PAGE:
TV Docus Skirt Oscars Rules

   Nov. 17, 2016-Documentaries originated by TV outlets qualify for Oscar consideration because of token theatrical books, such as sports-oriented O.J.: Made in America that is part of cabler ESPN’s 30 for 30 TV series.
   “So is O.J. a film documentary or a TV documentary?” writes Hollywood Reporter journalist Scott Feinberg. “According to the current rules of the Academy of Motion Picture Arts and
TV outlets are big funders of documentaries, which finagle Oscar qualifying

Sciences, it is indeed a film, eligible for the documentary feature Oscar simply because it had … New York and L.A. screenings before being shown on TV or online. In the eyes of some in the documentary community, calling O.J. a film is a stretch. It was financed by a TV network, made by a person who has worked exclusively in TV…, was tailored for TV (five 90-minute installments) and overwhelmingly has been seen on the small screen.”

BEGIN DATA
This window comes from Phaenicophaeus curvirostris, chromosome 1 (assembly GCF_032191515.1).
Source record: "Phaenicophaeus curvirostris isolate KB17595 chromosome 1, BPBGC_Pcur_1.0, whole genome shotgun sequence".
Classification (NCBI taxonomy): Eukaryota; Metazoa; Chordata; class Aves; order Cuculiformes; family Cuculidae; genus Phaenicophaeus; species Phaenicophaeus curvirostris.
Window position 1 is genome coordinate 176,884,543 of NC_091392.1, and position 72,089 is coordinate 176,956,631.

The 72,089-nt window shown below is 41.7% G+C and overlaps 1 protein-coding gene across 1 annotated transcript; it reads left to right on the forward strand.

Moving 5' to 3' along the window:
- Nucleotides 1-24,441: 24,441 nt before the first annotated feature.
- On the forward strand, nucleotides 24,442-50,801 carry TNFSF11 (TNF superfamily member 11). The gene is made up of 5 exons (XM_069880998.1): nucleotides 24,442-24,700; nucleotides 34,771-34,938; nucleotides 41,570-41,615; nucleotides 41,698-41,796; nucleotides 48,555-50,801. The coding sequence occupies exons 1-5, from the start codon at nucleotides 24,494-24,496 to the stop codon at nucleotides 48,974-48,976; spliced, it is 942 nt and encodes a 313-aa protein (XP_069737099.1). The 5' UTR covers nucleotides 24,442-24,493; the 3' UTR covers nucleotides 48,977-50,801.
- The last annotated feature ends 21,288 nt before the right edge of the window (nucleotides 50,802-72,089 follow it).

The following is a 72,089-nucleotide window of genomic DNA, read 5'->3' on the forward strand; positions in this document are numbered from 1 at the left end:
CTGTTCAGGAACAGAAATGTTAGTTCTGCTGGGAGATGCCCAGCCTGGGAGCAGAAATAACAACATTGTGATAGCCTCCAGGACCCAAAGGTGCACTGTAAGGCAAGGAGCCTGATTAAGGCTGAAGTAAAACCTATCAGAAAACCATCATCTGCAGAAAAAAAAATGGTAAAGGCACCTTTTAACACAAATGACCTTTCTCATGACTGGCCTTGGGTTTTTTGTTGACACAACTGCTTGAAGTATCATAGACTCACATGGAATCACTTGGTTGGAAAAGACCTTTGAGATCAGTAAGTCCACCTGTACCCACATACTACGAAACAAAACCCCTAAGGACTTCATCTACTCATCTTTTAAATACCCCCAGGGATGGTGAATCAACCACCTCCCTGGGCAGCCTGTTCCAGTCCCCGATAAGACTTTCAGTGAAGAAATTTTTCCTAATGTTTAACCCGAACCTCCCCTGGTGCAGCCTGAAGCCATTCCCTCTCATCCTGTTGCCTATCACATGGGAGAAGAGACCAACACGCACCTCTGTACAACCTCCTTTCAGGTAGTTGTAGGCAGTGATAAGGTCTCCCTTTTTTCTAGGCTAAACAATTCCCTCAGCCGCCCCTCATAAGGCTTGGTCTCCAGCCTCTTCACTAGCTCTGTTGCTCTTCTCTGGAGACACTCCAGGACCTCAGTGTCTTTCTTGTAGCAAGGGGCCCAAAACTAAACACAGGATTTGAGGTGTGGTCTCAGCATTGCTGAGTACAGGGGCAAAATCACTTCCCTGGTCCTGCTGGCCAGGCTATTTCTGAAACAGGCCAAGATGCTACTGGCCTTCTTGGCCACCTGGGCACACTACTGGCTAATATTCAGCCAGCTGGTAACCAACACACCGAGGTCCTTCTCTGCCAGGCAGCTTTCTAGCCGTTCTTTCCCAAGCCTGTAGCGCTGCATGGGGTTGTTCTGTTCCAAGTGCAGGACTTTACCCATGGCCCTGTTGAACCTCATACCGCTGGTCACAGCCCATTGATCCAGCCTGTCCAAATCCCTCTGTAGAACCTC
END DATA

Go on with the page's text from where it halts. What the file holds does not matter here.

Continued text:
Says the third edition of book Marketing To Moviegoers: The Academy of Motion Pictures Arts & Sciences that confers Oscars “has revamped eligibility rules to try to fence out documentary programming actually made for TV and other non-cinema outlets. Rules prohibit ‘episodes extracted from a larger theme series’ and ‘alternate versions of ineligible works.’”
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